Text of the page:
Opinion: Exit of “The Beast”
By Jesse Heitz
The sport has lost yet another legend recently. Legend may be an understatement; icon might be the better choice of words when one is attempting to accurately describe one of MMA’s pioneering superstars. Dan “The Beast” Severn has graced the inside of a cage or ring as an active MMA competitor for the last time, or so it seems.
Severn retires at the often debated age of 54 after 18 years of professional competition, with some 127 professional fights under his belt, comprising a beyond impressive career record of 101-19-7.
Severn made his MMA debut at UFC 4 in on December 16, 1994, at the age of 36, defeating Anthony Macias by way of rear naked choke. He went on to defeat Marcus Bossett later that night, before losing to fellow UFC Hall of Famer, Royce Gracie, in the tournament finals. After that, Severn went on to lock horns with fellow 1st generation legends: Oleg Taktarov, Ken Shamrock, Mark Coleman and “Tank” Abbott. Since his final UFC fight against Pedro Rizzo at UFC 27, Severn has fought all across the globe and in seemingly every conceivable promotion, capturing championships in many of them.
While Dan Severn is 12 years removed from his last Octagon appearance, the man’s menacing enthusiasm, much less his infamous belly-to-back suplex, still resonates throughout the corridors of the UFC. As the first true pioneer to fully incorporate a wrestling-based style into MMA, his footprints can still be seen to this day, where the lion’s share of fighters possess excellent amateur wrestling backgrounds. This trend can easily find its origins in Severn, whose wrestling honors included 13 AAU wrestling championships, who proved in his legendary bout with Gracie that dominant wrestling could give the then infallible Brazilian Jiu-Jitsu serious problems.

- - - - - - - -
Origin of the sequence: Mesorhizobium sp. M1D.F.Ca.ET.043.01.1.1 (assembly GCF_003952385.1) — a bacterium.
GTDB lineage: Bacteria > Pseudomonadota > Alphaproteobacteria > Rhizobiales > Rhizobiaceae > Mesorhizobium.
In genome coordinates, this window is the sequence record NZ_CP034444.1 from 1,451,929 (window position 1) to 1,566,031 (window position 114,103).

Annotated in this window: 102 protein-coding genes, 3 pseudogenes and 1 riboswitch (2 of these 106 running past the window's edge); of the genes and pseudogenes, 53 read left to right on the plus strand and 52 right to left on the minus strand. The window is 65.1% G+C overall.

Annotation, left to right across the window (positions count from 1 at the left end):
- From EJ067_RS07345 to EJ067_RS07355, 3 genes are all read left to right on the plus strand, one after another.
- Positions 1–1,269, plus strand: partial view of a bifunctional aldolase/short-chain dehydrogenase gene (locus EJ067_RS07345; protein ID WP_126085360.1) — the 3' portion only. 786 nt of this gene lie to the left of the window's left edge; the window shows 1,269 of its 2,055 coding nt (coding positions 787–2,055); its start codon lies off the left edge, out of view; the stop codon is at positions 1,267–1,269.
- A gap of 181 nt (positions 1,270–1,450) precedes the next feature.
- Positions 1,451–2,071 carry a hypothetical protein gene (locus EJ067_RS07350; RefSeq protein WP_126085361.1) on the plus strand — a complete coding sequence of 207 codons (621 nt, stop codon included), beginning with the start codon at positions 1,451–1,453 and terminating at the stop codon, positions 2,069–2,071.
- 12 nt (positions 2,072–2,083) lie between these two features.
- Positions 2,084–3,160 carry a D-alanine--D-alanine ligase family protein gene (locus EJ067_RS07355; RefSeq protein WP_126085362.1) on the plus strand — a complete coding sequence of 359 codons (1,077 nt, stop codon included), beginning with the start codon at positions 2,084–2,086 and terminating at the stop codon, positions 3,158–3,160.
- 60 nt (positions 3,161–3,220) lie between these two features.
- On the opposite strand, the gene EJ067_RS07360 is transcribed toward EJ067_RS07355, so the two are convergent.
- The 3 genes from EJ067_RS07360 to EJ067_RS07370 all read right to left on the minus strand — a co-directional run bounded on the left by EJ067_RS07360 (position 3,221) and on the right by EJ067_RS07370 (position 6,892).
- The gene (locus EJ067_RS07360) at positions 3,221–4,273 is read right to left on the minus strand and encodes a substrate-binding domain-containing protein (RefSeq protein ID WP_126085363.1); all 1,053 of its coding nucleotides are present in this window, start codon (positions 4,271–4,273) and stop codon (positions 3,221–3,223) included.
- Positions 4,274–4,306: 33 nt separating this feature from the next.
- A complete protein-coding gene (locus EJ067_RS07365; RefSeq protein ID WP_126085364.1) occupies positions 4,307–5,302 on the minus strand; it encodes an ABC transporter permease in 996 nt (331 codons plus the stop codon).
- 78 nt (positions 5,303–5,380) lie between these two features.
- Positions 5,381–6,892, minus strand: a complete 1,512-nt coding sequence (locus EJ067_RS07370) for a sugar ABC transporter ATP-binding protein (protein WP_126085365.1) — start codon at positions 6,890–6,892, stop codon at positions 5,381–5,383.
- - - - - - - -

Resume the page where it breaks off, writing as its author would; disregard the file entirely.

The retirement of “The Beast” is a bittersweet moment. In a sense I’m pleased that such a longtime staple of the sport could achieve his 100 victories and finish out a distinguished career on a winning note, but being that he was the first fighter that I latched onto as a young MMA fan years ago, it’s sad to see yet another familiar face disappear into the shadows of retirement.
As his retirement crept closer, Severn maintained that he still wanted to go out with a bang, ending his career against one of his foes from the glory days, either Ken Shamrock or a long-awaited rematch against Royce Gracie. And while the fight he sought never materialized, as in any combat sport, the possibility of one more fight is still on the table. As Severn said himself, “If there was a ridiculous amount of money involved, I’d come out of retirement, I am a wrestler after all.”
As not only a staunch fan of “The Beast”, but as a general aficionado of MMA nostalgia, I wouldn’t mind seeing Severn tussle with another icon in what could be considered a fitting retirement fight. Yet, if such a fight never comes to fruition, I’m content to simply reminisce about the early days and revel at the incredible career of Dan “The Beast” Severn.